Hello. Willamette Valley boasts over 650 wineries and 800 vineyards.
This is more than either Sonoma or Napa Valley, two other celebrated New World wine areas. With all these options, Willamette offers unlimited wine tasting opportunities. While this technically means you can visit all year, the one on one attention from vintners means Cellar Season is a sure winner for both newbie oenophiles and seasoned veterans. The region even has eight different officially recognized American Viticultural Areas (or
AVAs). This simply means a grape-growing area with unique geographical and cultural features, according to the James-Beard award winning site Wine Folly. The AVA system dates back to the early 1980’s and helps to classify and categorize wine. It’s also noteworthy to mention that for a wine to utilize the AVA label, 85% of the grapes in that wine need to be from the AVA. In Oregon’s Willamette Valley, eight such AVA’s exist. They include the original AVA that was recognized in 1983, the Willamette Valley AVA. Other area AVAs include Ribbon Ridge, the brand new Van Duzer Corridor, Yamhill-Carlton, Chehalem Mountains, Eola-Amity Hills, McMinnville, and Dundee Hills. Every AVA has its own unique distinctions, so visit multiple, sample all the wine, and find your favorites. Staff in tasting rooms, winemakers, and restaurant sommeliers can all help explain the differences and properties of each AVA to make your trip more well-rounded.
There’s so much more to do in the Valley than just drink wine.
While the main focus of my vacation to Oregon was wine, I was also able to enjoy a ton of other activities. From a vibrant farm to table dining scene (offering outdoor options), to an elevated spa experience, to hiking among the waterfalls, Willamette Valley impresses for multiple reasons. The cute town of Newberg is home to the stunning, 30+ acre Allison Inn & Spa property. Stop in for Pacific Northwest-inspired body treatments like the Grapeseed Cure with its grapeskin scrub or the Deep Forest Escape featuring juniper and pine oils. Other regional highlights include the so-called star of the Oregon state parks system, Silver Falls State Park. This park is also the state’s largest park and offers hikers the chance to explore behind a waterfall as part of the popular “Trail of Ten Falls” 7 mile loop. Visitors to Willamette Valley should also be sure to work up an appetite between wine tasting, with delicious eateries like Thistle and Tina’s that are sure to delight. A plethora of cool brewing operations also call the Valley home, so consider visits to Wolves & People, Santiam, or the Benedictine Brewery. It’s easy to see that while any time of year is gorgeous in Oregon’s Willamette Valley, there is something special about Cellar Season.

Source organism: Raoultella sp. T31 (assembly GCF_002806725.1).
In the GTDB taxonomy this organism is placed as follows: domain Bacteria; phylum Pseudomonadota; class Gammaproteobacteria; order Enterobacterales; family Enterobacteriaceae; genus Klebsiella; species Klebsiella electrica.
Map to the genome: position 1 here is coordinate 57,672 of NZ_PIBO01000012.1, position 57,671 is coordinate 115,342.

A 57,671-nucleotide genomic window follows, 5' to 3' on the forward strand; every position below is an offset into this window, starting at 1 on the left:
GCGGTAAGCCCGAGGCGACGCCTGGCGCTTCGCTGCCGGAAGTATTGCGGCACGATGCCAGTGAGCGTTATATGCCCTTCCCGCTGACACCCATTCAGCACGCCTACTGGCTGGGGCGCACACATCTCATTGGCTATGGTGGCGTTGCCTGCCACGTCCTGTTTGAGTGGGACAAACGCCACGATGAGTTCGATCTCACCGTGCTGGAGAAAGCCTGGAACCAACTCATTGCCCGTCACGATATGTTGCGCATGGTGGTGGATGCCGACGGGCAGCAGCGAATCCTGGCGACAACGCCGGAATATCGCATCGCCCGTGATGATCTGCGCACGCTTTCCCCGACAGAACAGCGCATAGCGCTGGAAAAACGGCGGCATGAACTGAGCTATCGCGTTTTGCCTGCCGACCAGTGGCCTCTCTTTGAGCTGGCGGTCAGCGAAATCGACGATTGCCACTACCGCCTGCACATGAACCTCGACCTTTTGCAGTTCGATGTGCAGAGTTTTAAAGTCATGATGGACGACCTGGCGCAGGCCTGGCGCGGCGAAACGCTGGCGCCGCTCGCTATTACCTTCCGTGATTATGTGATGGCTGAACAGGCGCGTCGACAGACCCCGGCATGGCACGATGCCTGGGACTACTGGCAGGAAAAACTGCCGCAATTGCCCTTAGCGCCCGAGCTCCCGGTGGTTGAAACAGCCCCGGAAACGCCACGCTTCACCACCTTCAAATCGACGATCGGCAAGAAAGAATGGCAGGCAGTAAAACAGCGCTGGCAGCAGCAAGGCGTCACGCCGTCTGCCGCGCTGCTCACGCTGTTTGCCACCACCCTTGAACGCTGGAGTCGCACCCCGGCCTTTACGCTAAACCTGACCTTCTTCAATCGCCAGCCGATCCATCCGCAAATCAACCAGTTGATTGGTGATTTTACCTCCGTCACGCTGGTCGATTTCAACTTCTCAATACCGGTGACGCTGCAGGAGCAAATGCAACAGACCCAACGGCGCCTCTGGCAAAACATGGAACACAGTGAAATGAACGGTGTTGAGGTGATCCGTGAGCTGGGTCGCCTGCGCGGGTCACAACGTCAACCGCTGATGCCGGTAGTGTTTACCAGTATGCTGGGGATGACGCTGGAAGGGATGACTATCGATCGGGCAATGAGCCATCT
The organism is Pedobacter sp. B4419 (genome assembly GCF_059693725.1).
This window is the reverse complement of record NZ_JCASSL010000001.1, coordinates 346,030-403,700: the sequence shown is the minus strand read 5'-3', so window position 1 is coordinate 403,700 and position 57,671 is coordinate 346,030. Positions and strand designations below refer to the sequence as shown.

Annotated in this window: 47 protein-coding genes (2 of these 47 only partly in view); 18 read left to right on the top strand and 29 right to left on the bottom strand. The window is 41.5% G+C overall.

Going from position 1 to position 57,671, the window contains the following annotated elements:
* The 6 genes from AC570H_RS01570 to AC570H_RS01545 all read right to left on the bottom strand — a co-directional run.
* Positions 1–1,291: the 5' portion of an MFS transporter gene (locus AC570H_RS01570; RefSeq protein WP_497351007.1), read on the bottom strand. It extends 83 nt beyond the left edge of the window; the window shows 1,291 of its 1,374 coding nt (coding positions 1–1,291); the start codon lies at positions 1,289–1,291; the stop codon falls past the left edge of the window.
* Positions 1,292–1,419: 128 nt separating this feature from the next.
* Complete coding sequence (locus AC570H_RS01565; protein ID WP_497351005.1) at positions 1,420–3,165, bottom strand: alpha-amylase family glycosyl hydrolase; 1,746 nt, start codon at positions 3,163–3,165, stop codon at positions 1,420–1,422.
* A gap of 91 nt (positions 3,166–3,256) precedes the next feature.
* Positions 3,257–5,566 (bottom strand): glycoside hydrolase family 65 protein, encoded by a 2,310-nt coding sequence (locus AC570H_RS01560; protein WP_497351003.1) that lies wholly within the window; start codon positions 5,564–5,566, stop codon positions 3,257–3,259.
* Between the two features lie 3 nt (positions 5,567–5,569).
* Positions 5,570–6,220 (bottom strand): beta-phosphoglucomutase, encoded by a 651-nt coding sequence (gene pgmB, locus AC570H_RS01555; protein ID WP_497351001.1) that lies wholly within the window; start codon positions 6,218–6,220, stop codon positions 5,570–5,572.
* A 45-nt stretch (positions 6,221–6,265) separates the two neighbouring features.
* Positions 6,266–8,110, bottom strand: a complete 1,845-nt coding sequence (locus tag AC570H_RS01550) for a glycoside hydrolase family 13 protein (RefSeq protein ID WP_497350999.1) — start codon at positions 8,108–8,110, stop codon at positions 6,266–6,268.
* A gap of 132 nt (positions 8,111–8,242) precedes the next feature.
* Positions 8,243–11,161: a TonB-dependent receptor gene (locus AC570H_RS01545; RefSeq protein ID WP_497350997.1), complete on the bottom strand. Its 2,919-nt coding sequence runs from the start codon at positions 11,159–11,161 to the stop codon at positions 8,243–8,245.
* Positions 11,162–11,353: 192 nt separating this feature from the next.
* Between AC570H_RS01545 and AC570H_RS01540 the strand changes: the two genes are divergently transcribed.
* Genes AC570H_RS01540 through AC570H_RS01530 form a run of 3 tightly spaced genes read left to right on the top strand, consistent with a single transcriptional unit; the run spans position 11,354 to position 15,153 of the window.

Disclaimer: Writer was hosted by Willamette Valley Visitors Association but all opinions remain her own.
Katy is a freelance food and travel writer who splits her time between her Minnesotan homeland and her new base in Omaha, Nebraska. Her passions include spending time at the lake, cooking, traveling, reading, brunching, and thrifting. Besides Wine4Food, she has contributed to Travel+Leisure, Conde Nast Traveler, The New York Times, Eating Well, and more. Connect with Katy on instagram @katysjoyce
Header Photo Credit: Karsten Wuerth
General Cellar Season Photo Credit: Willamette Valley Visitors Association